Bob Costas at London 2012 (via USA Today)

Bob Costas at London 2012 (via USA Today)

You said in your blog post, “I was called on to do everything from finding and buying 50 identical Sony headphones from three different stores, to picking up the gymnastics Director from the hospital. Andy and I would always joke that our skill sets were being used to their fullest capacities.” What are the weirdest assignments you had and why?
As far as weirdest assignments, buying 50 identical headphones was perhaps one of the most time consuming tasks I had because I had to go to three different electronic stores around London – in traffic – to find all of them. Another memorable moment (though there are many) was on a news shoot with Bob Costas. I got to go out on a lot of fun shoots and actually had to hold an umbrella over Bob Costas once when it was raining…Naturally I was the one getting rained on!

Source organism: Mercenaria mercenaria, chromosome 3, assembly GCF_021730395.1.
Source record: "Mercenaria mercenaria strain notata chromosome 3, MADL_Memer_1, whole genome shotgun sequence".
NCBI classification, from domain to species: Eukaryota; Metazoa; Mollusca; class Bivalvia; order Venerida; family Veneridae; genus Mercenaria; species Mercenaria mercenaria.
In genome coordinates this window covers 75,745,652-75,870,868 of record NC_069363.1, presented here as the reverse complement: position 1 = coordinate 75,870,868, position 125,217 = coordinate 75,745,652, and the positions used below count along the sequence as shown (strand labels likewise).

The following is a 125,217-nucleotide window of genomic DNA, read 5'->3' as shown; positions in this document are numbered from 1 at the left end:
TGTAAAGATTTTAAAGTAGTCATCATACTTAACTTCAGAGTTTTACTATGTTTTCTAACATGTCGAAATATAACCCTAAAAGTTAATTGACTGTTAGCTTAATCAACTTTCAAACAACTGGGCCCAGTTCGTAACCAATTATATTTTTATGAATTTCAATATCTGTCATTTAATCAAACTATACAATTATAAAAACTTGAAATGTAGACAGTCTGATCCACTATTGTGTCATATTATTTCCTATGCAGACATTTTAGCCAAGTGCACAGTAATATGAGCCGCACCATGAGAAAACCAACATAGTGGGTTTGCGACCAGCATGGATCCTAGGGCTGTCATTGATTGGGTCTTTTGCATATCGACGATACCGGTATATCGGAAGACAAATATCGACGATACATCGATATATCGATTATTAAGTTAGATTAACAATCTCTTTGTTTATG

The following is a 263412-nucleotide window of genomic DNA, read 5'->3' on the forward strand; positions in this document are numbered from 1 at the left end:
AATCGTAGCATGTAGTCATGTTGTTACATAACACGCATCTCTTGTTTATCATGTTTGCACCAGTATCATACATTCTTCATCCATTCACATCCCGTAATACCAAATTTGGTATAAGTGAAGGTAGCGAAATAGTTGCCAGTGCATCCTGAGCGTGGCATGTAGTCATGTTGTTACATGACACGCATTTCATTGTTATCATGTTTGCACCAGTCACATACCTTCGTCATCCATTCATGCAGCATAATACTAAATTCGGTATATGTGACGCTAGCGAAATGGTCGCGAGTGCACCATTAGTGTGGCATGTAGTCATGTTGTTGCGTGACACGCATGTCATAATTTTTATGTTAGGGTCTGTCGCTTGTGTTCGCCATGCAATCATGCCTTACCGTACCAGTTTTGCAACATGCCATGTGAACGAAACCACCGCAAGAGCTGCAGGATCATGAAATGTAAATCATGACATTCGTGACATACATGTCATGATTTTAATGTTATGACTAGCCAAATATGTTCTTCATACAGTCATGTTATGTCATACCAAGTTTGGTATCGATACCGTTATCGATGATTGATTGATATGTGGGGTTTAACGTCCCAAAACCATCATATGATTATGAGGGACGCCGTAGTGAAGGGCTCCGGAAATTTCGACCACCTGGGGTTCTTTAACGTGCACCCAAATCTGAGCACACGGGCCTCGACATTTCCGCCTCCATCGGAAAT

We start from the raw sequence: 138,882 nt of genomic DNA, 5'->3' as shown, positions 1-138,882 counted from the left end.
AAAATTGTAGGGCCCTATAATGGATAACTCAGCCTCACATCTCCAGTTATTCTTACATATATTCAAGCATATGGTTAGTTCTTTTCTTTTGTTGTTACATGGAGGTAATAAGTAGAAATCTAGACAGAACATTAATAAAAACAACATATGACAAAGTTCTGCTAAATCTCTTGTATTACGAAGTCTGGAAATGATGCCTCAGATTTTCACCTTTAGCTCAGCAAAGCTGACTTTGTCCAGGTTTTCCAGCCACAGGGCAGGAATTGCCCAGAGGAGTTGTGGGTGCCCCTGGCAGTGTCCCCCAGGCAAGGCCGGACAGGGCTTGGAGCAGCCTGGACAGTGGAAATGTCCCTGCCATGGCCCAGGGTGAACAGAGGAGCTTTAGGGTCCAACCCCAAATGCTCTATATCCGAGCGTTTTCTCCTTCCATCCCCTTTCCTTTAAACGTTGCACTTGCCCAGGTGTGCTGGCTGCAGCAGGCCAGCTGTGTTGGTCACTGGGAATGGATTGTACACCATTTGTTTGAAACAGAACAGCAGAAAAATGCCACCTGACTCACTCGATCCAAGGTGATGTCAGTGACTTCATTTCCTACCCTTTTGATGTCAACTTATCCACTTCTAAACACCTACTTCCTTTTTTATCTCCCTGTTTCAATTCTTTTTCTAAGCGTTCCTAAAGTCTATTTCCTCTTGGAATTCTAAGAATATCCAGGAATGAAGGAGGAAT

Every Participating Country in the Olympics Is Entering Women This Year

The past six months, all eyes have been on Saudi Arabia on whether or not they will enter women in the Games as part of their National Olympic Committee.

And I’ve been trying to write this story every week since May, but the answer keeps changing.

From the HRW website

In February, Human Rights Watch condemned Saudi Arabia publicly and called out the IOC in an extensive report called “Steps of the Devil: Denial of Women’s and Girls’ Rights to Sport in Saudi Arabia.”

In a press release:

“‘No women allowed,’ is the kingdom’s message to Saudi women and girls who want to play sports,” said Christoph Wilcke, senior Middle East researcher at Human Rights Watch. “The fact that women and girls cannot train to compete clearly violates the Olympic Charter’s pledge to equality and gives the Olympic movement itself a black eye.”